Evolution of Census questions

On the surface, the decennial census seems straightforward. Count everyone in the country and you’re done. But the way we’ve done that has changed over the decades. The Pudding and Alec Barrett of TWO-N looked at the changes through the lens of questions asked: We looked at every question on every census from 1790 to 2020. The questions—over 600 in total—tell us a lot about the country’s priorities, norms, and...

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Simulating an epidemic

3Blue1Brown goes into more of the math of SIR models — which drive many of the simulations you’ve seen so far — that assume people are susceptible, infectious, or recovered. Tags: 3Blue1Brown, coronavirus, epidemic, simulation

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Toilet Paper Calculator

Maybe you're starting to run low. Here's how much you'll need when you go to restock. Read More

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Coronavirus data at the state and county level, from The New York Times

Comprehensive national data on Covid-19 has been hard to come by through government agencies. The New York Times released their own dataset and will be updating regularly: The tracking effort grew from a handful of Times correspondents to a large team of journalists that includes experts in data and graphics, staff news assistants and freelance reporters, as well as journalism students from Northwestern University, the University of Missouri and the...

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Now pull

A comic by Marcos Balfagón attaches action to the curve. Tags: comic, coronavirus, curve

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✚ Visualization Tools and Resources, March 2020 Roundup – The Process 082

Every month I collect useful visualization tools and resources to help you work better or more efficiently. Here's the good stuff for March. Read More

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Unemployment spike

The Department of Labor released the numbers for last week’s unemployment filings. 3.28 million for the country. For The New York Times, Quocktrung Bui and Justin Wolfers show the numbers relative to the past and a breakdown by state: This downturn is different because it’s a direct result of relatively synchronized government directives that forced millions of stores, schools and government offices to close. It’s as if an economic umpire...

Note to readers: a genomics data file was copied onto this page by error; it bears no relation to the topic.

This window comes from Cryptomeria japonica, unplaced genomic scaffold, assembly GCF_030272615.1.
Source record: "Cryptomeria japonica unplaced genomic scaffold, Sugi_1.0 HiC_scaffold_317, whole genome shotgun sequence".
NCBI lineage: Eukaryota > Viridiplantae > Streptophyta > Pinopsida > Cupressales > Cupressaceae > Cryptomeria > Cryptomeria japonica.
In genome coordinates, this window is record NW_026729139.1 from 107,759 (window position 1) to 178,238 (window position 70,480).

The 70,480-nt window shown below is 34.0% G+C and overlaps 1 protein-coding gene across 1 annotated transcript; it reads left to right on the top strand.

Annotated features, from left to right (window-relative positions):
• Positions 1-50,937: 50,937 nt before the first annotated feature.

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Johns Hopkins providing course on using epidemiology to understand the Covid-19 numbers

The numbers are fuzzy. You take them at face value, and you end up with fuzzy interpretations. Starting at the end of this month, Johns Hopkins is providing a two-week epidemiology course on understanding these numbers better: This free Teach-Out is for anyone who has been curious about how we identify and measure outbreaks like the COVID-19 epidemic and wants to understand the epidemiology of these infections. The COVID-19 epidemic...

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Track confirmed Covid-19 cases by country, state, and region

Wade Fagen-Ulmschneider made a set of interactive charts to track confirmed coronavirus cases. Switch between regions and scales. See the data normalized for population or not. See trends for active cases, confirmed cases, deaths, and recoveries. Usually this much chartage and menu options would seem overwhelming. But by now, many of us have probably seen enough trackers that we’re ready to shift away from consumption into exploratory mode. The data...

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I read and read and read and read. But almost everything I read about is out of my control, so I’m turning more energy towards things that I can control. I’m keeping my distance. Supporting local. Writing. Poking at data. Making charts. It’s going to get better, and we will get through this. Tags: hope

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